Trump touts chloroquine for Covid-19 but dismisses risks
- President Donald Trump has repeatedly endorsed two experimental drugs as a potential treatment for Covid-19.
- The drugs - chloroquine and hydroxychloroquine- are often used for the prevention and treatment of certain types of malaria, as well as for rheumatoid arthritis, lupus, and a limited number of other conditions.
- "If it works, that will be great, if it doesn't work ... it doesn't kill people," he claimed during a press briefing on Sunday.
- But Trump's assurance to Americans that the drugs come without serious risks contradicts medical experts who have warned against using the medication without a prescription, as they have been found to cause harmful side effects and even death.
- For more stories go to www.BusinessInsider.co.za.
President Donald Trump used his daily press briefing on Sunday to enthusiastically endorse two experimental drugs as a potential treatment for Covid-19, the disease caused by the new coronavirus.
The drugs - chloroquine and hydroxychloroquine- are often used for the prevention and treatment of certain types of malaria. It is also used to treat rheumatoid arthritis, lupus, and a limited number of other conditions.
"It's a powerful drug on malaria, and there are scientific works on this. Some strong signs," Trump said, adding that the US has a stockpile of over 29 million pills for its potential use in fighting Covid-19.
"What do you have to lose?" he said, referring to using the pills for possible coronavirus treatment. "If it does work, it would be a shame if we didn't do it early."
He also said of one of the drugs, hydroxychloroquine, "it's not going to hurt people."
He admitted that his knowledge of the potential risks of the drug was limited, adding: "What do I know, I'm not a doctor ... but I have common sense."
There is little clinical evidence so far that proves these drugs are effective against Covid-19, and large trials are underway. Trump doubled down on his endorsement of the medications later in the press conference, claiming that using the untested drugs outweighed potential risk.
"It doesn't kill people," he said of the medication. "We don't have time to go and say, 'Let's take a couple of years to test it out.'"
But Trump's assurance to Americans that the drugs come without serious risks comes contradicts medical experts who have warned against using the medications without a prescription, as they have been found to cause harmful side effects and even death.
Researchers have been testing a number of existing drugs for any potential leads in treating the virus. Last week, the Food and Drug Administration issued emergency authorisation of chloroquine and hydroxychloroquine for use in experimental Covid-19 treatment.
The Department of Health and Human Services said in a press release that clinical trials are still needed "to provide scientific evidence that these treatments are effective."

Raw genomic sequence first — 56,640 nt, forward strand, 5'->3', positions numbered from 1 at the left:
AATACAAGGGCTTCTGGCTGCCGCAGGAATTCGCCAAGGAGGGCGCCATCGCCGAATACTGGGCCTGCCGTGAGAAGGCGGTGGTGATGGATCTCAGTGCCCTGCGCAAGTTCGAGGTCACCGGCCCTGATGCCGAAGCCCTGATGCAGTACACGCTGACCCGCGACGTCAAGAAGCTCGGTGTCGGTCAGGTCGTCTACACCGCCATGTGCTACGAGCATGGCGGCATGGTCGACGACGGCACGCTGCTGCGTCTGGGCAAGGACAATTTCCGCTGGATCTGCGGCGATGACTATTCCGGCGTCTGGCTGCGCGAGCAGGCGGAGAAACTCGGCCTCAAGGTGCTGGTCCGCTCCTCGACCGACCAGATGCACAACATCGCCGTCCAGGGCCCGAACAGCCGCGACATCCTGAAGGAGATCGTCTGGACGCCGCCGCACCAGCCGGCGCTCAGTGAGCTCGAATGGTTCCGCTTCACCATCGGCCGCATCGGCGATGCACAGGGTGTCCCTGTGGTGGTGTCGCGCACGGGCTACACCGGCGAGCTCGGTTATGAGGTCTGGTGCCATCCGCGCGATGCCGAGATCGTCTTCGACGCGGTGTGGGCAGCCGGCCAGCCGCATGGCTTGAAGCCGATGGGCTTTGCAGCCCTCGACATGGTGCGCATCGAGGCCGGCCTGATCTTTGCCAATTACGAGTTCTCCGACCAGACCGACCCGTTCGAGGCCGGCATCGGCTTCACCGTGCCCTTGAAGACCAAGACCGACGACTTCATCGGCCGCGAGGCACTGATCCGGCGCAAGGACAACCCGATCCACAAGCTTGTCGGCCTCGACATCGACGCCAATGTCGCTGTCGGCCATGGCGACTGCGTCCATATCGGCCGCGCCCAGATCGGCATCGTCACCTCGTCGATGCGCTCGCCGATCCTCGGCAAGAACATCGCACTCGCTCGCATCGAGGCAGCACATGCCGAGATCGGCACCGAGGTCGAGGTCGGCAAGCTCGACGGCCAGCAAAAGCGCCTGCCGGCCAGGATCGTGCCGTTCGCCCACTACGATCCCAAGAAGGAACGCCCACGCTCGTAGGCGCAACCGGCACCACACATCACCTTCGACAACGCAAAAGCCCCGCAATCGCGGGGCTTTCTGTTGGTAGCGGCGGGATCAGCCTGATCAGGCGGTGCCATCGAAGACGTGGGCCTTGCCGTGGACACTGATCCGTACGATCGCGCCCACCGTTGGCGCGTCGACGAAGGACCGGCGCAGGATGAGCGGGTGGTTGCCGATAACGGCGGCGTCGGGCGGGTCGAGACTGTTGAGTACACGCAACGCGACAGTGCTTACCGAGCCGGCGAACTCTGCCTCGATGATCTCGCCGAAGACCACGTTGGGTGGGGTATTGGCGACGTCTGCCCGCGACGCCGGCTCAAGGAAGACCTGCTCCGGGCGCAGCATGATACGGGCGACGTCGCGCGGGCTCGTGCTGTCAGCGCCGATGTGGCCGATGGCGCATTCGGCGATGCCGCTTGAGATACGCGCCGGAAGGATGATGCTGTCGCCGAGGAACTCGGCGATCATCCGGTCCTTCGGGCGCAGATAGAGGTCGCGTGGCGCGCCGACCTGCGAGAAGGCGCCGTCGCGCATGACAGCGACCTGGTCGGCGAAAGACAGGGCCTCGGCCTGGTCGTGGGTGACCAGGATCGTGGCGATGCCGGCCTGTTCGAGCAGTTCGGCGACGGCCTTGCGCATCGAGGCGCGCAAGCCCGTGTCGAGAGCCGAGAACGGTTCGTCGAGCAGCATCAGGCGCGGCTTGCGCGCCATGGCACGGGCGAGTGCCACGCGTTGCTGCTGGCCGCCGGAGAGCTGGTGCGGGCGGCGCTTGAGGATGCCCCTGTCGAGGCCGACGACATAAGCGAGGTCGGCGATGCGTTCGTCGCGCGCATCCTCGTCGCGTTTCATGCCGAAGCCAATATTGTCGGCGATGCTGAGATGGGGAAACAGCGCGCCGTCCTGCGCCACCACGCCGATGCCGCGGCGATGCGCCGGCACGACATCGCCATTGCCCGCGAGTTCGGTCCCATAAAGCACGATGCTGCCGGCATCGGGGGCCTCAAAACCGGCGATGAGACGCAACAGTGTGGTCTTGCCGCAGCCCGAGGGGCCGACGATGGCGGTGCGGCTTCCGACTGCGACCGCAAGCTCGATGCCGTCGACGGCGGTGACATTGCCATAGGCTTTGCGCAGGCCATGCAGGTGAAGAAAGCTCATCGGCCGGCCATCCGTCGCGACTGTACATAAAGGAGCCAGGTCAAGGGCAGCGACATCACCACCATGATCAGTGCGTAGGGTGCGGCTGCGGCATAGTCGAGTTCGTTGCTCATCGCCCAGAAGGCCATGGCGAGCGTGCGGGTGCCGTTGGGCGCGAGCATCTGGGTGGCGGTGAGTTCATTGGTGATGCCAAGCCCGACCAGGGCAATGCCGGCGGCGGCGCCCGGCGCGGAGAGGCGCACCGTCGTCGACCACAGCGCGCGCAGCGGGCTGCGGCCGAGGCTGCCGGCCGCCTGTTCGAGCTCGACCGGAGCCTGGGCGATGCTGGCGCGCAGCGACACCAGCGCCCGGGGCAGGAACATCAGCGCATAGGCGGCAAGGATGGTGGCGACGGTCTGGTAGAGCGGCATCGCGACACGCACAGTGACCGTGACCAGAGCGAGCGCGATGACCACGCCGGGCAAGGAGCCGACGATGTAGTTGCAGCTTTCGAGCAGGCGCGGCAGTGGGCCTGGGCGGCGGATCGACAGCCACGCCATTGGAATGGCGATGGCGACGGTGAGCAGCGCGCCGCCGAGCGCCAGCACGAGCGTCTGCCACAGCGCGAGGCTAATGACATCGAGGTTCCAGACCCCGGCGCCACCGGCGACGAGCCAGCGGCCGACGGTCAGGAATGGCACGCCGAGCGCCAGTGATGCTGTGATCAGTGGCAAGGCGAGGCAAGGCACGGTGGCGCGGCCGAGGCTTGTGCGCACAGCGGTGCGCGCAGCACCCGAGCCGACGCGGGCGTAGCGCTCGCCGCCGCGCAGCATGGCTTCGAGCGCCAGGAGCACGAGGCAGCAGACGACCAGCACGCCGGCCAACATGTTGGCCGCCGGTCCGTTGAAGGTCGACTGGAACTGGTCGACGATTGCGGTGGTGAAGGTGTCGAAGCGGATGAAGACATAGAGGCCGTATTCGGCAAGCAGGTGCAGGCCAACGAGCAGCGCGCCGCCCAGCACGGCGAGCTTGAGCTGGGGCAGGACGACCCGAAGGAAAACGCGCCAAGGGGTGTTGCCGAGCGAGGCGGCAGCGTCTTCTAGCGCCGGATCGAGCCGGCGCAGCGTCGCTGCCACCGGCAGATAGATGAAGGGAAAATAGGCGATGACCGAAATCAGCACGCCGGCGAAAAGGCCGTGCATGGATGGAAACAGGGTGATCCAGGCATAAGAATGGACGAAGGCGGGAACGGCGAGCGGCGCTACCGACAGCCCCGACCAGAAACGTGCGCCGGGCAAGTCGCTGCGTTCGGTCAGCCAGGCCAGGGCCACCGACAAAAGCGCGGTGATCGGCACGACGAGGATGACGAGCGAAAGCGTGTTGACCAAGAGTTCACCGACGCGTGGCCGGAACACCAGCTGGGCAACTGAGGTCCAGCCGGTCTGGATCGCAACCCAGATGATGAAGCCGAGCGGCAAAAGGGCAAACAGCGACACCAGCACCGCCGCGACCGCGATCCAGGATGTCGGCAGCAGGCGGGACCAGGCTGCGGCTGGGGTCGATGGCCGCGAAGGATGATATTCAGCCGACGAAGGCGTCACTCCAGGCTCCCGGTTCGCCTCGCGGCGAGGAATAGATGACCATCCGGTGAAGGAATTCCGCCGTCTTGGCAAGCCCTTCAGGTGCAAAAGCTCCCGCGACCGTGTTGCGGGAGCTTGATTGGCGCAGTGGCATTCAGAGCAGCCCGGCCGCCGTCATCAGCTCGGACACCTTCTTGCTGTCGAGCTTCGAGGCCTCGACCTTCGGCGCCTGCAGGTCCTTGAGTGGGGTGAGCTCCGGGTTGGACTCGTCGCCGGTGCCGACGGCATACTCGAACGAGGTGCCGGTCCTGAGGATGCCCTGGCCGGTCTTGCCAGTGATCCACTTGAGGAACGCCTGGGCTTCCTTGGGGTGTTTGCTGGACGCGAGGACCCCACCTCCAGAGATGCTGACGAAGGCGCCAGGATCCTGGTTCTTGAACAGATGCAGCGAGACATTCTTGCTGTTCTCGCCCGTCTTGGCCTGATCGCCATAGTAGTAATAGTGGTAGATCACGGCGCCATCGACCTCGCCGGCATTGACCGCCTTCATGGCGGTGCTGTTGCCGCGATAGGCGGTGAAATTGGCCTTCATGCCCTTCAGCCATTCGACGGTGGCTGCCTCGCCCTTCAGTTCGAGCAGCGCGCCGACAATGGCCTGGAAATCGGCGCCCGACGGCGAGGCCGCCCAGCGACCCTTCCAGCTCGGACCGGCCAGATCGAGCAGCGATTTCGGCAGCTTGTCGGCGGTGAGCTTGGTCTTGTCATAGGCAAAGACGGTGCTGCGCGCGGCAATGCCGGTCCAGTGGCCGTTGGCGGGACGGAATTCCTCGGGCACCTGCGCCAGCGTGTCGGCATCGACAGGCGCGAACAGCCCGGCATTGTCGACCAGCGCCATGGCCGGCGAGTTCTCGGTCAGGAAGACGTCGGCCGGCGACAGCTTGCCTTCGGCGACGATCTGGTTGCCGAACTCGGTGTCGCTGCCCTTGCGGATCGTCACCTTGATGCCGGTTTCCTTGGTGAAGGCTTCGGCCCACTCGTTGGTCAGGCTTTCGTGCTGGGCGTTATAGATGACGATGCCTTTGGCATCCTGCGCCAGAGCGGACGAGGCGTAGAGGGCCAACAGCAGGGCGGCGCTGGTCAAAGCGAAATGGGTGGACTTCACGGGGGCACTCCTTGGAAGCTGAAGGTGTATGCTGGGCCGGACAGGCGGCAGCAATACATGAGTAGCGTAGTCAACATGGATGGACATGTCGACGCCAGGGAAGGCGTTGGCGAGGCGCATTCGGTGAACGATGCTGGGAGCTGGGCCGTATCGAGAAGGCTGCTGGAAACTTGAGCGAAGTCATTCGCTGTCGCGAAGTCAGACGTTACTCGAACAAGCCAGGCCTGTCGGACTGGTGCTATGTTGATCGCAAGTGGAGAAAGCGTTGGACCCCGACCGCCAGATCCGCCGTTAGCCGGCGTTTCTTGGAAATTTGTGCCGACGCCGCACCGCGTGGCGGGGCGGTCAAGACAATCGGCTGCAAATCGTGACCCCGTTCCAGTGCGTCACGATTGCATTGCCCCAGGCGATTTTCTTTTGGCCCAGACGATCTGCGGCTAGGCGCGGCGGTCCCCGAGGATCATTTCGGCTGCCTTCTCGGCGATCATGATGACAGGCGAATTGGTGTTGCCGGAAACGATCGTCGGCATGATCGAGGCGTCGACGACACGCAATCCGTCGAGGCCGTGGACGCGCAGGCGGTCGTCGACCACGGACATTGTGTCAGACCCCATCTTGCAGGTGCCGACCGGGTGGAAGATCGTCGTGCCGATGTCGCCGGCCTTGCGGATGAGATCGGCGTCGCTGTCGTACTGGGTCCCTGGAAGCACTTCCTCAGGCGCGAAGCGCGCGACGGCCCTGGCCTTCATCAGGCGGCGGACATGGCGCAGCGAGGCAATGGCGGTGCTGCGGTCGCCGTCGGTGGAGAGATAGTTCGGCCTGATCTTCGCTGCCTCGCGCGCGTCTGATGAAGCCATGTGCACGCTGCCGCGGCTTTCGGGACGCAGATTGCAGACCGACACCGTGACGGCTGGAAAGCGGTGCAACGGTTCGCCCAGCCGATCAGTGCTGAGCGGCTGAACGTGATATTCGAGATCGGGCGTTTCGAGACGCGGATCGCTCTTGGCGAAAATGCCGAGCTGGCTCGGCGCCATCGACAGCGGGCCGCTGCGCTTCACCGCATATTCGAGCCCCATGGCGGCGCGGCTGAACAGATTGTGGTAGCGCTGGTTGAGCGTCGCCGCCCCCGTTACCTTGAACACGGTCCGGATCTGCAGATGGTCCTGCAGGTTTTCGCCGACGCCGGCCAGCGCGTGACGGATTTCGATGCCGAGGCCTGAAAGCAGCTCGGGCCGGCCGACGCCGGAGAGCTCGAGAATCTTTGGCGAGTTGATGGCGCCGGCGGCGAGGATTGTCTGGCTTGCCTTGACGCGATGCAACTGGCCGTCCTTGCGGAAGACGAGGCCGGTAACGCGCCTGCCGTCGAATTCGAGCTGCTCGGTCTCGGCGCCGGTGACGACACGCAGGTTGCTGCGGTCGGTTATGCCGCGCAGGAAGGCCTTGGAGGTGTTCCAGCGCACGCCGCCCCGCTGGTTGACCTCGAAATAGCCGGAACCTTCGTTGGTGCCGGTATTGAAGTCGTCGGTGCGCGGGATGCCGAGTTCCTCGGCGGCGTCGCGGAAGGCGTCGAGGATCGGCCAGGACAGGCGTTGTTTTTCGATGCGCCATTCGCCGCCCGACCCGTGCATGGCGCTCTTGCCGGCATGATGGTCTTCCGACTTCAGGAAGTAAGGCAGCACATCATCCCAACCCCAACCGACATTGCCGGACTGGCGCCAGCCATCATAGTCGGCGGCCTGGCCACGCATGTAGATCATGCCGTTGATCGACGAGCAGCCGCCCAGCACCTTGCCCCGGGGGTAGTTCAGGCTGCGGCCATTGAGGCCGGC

Anecdotal evidence has indicated that the drugs helped Covid-19 patients, though there have not been any peer-reviewed or clinical data to suggest it's an effective treatment against the virus. There are currently no approved treatments or vaccines for the disease.
Short-term side effects of the medication include nausea, abdominal cramps, and vomiting. Serious side effects or prolonged treatment include liver failure, hearing loss, and muscle paralysis.
The Center for Disease Control and Prevention warned against taking the drug without medical supervision last month, as some people took non-pharmaceutical chloroquine phosphate, a chemical used to clean home aquariums, instead of the medications approved by the FDA.
"Chloroquine phosphate, when used without a prescription and supervision of a healthcare provider, can cause serious health consequences, including death," the CDC said last week. "Currently, these medications are being studied and evaluated as treatment for Covid-19; however, their efficacy to either prevent or treat this infection are unknown."
The CDC added that overdosing on the medication or taking it inappropriately can lead to severe toxicity.
There have also been deaths and illnesses associated with the misuse of the drug. A man in Arizona died after self-medicating with chloroquine phosphate used as fish tank cleaner, Arizona's non-profit health system Banner Health reported.
"Given the uncertainty around Covid-19, we understand that people are trying to find new ways to prevent or treat this virus, but self-medicating is not the way to do so," Dr. Daniel Brooks, Banner Poison and Drug Information Center medical director, said in the press release.
Nigeria has also recorded cases of chloroquine poisoning after Trump's endorsement, according to CNN. And a 2018 review article warned that the drug could cause neurological side effects in some people.
Even those within Trump's close circle are skeptical about Trump's endorsement of the drug have warned of the risks.
Dr. Anthony Fauci, director of the National Institute of Allergy and Infectious Diseases and a member of Trump's White House Coronavirus Task Force, told CBS's Face the Nation earlier on Sunday that evidence on the drug's effectiveness is misplaced.
"In terms of science, I don't think we could definitively say it works," he said.
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